ADP Ingénierie (ADPI), part of the French airport authority Aéroports de Paris (ADP), has won the competition to design Terminal 1 at Beijing‘s new Daxing Airport, beating both Foster + Partners, and a team composed of the China Civil Aviation Construction Group Corporation (CACC) and the Beijing Institute of Architectural Design. The design competition for the 700,000 square meter airport was announced in July 2011, with Beijing New Airport Construction Headquarters (BNAH) putting the submissions through “a long and rigorous selection process,” according to ADP.
Foster lost out on the competition despite having designed Terminal 3 at Beijing’s main airport, which at the time of completion in 2008 was the largest airport terminal in the world. However owing to the rapid rise in use of air transport in China that airport is already running at full capacity, necessitating the creation of another airport at Daxing, 60 kilometres south of Beijing.
The 2014 World Architecture Festival (WAF) officially kicked off in Singapore today, and the first group of award winners were unveiled, with Vo Trong Nghia Architects and AECOM among the 16 announced winners.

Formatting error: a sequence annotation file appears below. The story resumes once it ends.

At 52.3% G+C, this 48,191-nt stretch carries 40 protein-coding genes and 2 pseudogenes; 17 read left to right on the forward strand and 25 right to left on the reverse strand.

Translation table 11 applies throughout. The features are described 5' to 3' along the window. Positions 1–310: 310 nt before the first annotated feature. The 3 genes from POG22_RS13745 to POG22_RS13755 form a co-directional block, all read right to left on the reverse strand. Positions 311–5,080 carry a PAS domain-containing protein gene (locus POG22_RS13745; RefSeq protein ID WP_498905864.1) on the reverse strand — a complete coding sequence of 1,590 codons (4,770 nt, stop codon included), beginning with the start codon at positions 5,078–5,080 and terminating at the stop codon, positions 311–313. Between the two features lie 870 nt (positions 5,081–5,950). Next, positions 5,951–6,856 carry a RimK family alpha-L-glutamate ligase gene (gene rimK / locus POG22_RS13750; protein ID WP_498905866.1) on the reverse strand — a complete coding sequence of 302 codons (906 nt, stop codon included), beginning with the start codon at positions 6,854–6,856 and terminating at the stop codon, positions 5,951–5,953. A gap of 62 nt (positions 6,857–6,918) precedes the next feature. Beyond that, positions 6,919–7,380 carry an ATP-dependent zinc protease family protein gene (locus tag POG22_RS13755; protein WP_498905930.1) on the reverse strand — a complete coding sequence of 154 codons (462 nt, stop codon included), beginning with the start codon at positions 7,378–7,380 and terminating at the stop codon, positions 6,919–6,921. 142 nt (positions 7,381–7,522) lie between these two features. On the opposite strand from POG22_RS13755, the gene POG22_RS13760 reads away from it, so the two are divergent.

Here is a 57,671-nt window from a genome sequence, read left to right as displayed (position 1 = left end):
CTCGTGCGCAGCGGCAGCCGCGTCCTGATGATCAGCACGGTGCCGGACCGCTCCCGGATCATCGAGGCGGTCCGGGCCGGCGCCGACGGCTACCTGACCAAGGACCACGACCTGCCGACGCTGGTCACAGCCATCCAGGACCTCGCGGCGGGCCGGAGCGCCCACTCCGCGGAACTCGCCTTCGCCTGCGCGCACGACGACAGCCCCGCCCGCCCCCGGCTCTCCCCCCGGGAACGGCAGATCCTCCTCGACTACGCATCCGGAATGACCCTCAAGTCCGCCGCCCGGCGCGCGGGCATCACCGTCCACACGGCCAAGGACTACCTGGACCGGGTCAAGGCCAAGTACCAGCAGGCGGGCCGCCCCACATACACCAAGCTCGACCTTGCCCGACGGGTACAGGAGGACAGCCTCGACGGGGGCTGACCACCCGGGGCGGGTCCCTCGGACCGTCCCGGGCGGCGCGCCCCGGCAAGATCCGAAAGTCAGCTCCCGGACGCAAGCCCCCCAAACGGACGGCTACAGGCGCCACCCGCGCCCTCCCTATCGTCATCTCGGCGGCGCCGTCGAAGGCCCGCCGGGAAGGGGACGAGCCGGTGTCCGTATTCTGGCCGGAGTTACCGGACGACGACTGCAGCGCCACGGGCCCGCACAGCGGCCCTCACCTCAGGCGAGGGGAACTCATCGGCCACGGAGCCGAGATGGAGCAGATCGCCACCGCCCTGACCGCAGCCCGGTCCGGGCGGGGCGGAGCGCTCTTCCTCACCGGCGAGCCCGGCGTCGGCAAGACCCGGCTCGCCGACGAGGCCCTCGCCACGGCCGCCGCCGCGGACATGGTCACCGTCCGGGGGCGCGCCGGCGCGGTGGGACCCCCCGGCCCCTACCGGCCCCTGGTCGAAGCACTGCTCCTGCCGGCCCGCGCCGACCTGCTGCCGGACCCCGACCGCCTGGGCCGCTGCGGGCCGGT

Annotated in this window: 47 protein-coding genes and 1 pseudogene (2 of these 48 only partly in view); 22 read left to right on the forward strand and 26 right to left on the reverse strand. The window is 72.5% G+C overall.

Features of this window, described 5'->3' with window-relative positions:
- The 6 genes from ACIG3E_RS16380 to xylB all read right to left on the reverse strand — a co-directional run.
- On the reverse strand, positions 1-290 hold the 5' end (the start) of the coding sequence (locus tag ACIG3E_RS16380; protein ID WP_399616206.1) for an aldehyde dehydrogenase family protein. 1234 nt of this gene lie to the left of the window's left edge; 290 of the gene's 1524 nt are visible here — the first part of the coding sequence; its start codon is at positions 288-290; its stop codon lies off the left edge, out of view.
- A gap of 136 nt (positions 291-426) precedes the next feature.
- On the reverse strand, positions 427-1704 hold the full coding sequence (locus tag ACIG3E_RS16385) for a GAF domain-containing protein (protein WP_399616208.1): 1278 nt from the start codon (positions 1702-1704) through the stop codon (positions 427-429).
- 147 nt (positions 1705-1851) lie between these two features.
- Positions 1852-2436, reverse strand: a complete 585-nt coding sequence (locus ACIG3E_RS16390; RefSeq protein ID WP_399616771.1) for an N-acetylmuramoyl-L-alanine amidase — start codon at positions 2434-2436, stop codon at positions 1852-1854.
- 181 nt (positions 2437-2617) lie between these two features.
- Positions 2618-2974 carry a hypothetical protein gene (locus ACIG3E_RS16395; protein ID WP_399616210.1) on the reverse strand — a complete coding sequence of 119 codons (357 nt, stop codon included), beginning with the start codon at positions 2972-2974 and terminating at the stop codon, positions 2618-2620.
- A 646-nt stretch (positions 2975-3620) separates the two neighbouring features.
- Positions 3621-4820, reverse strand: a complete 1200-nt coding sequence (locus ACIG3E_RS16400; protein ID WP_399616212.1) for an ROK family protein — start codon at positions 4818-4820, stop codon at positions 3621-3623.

The winners of the remaining 11 categories will be announced tomorrow, and the festival will culminate on Friday with the World Building of the Year and Future Project of the Year awards, which will be selected by the festival’s ‘super-jury’: Richard Rogers, Rocco Yim, Julie Eizenberg, Enric Ruiz Geli and Peter Rich.
The winners of day 1 were selected from a shortlist that included practices from over 50 countries, and among the judges was ArchDaily’s very own David Basulto.
This year’s festival is taking place from October 1-3, featuring three days of talks, key-note speakers and networking opportunities. With “Architects and the City” as the overarching theme for this year’s main conference sessions, the festival will focus on the contributions architects can make to cities and how they affect – and are affected by – politics, infrastructure, planning communities and technology.